If you already have the "mess", git and the submodule options are
probably the best way to go in the process of cleaning up.
If you are in the position to influence/enforce the "next generation
work flow" I would recommend to get into the submodule setup details
anyhow, even if the initial "expense" is high. But I would only do that
if the cores in the submodule is considered a clean library with (maybe
automated) unit tests, so you can immediately see when things break. If
changes are required, have the hacking happen on another branch...
The thing is, it can get really nasty when switching branches with
corresponding external modules that are of a specific revision (like for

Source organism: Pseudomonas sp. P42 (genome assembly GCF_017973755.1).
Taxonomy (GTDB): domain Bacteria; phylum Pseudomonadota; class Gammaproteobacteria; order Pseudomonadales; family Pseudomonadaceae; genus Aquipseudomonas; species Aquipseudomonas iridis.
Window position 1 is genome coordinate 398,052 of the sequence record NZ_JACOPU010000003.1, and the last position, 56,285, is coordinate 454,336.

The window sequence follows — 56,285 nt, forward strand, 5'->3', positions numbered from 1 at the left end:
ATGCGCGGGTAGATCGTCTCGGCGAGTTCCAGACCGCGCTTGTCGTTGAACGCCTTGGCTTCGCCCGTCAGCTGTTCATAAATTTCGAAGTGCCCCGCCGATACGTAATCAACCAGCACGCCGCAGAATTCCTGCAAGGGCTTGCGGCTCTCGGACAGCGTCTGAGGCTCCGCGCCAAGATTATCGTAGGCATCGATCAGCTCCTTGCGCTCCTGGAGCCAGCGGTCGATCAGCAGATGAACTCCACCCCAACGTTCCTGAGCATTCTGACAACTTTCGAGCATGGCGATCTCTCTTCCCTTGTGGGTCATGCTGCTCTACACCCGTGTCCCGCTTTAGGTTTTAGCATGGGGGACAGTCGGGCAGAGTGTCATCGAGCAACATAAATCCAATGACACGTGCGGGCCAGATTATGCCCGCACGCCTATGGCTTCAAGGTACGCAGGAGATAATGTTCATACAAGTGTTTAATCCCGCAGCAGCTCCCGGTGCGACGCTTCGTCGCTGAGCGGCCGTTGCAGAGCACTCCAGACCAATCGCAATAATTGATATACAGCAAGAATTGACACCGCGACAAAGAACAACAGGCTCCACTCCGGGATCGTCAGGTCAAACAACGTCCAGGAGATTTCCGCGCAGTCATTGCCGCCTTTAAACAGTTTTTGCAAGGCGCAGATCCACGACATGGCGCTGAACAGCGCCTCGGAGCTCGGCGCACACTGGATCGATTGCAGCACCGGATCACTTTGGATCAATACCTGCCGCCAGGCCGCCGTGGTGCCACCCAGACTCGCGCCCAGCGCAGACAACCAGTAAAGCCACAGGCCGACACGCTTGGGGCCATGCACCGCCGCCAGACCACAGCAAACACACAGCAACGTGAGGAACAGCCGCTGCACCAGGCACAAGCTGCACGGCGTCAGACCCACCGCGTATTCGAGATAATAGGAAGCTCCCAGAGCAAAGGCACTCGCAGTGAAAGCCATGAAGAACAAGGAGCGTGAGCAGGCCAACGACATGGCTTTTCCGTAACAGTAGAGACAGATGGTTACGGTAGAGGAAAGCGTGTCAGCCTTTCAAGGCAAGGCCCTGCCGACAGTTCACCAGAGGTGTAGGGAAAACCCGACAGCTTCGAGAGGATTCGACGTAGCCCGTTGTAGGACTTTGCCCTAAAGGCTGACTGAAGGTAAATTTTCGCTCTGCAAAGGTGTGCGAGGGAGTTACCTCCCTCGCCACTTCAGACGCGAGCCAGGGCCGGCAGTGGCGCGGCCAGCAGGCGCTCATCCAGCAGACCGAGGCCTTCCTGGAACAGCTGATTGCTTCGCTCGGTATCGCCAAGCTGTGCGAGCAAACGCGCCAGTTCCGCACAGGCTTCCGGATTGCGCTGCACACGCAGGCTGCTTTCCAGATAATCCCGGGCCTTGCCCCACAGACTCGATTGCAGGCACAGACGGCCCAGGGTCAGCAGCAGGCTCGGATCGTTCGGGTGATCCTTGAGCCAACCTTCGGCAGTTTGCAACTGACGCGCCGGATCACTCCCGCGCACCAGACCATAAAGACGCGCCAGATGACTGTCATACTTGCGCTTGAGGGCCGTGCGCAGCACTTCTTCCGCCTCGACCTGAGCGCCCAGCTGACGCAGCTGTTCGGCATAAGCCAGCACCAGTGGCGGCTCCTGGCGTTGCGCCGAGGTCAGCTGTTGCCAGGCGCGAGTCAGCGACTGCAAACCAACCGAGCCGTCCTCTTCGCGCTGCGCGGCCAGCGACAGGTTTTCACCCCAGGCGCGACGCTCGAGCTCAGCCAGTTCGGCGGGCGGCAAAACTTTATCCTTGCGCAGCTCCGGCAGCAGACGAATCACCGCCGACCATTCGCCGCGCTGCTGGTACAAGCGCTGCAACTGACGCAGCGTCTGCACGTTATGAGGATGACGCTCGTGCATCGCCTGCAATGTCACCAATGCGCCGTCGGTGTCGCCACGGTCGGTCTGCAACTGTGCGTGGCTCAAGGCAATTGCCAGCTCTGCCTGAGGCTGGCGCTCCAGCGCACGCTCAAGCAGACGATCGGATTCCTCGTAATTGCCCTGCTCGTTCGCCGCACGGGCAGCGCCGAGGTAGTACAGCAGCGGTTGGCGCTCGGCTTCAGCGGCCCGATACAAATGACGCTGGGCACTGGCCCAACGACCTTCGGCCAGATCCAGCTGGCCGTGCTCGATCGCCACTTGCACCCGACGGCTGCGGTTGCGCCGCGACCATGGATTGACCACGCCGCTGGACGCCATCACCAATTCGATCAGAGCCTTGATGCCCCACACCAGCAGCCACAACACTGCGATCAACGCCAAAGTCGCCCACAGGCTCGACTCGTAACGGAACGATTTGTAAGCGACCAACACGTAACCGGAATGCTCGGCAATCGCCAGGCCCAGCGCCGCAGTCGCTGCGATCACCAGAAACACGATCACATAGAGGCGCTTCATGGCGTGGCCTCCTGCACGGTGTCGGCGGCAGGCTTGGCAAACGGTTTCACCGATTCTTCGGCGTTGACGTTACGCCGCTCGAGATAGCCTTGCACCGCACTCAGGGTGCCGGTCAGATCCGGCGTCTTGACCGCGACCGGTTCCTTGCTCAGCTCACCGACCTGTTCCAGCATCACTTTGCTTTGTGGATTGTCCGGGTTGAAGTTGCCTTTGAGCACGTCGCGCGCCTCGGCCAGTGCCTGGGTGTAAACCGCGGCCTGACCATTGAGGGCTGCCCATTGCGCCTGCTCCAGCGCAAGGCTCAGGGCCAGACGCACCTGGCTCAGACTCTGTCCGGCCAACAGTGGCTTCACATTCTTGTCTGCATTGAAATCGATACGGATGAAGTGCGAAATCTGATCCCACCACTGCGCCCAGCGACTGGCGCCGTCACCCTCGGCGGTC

buggy IP referred by a wrapper with workaround, so updating the bugfix
will break everything upward). This is where SVN would force to more
discipline, your team would need to stick to a possibly less 'agile'
You'll definitely have to do the math for your IP collection and find
out if it can be better maintained in a reasonable number of branches or
better in the submodule 'library style' setup. On the other hand, you
wouldn't want too many svn:external alike references.
> I looked at git submodules/subtree/subrepo, but the learning curve seems
> a bit too steep for my coworkers. and I am not sure if it is worth it.
If you can be (or make one guy) the git expert, you can fix up a lot
later on by reorganizing branches the surgical way. In fact, I did quite
a bit of cleanup work by just chucking the whole IP tree into one big
repo, and then split off the common 'library' stuff into a cleaner
separate repo, later used as submodule. This cleanup work is a lot
harder to do in SVN (history is never forgotten..)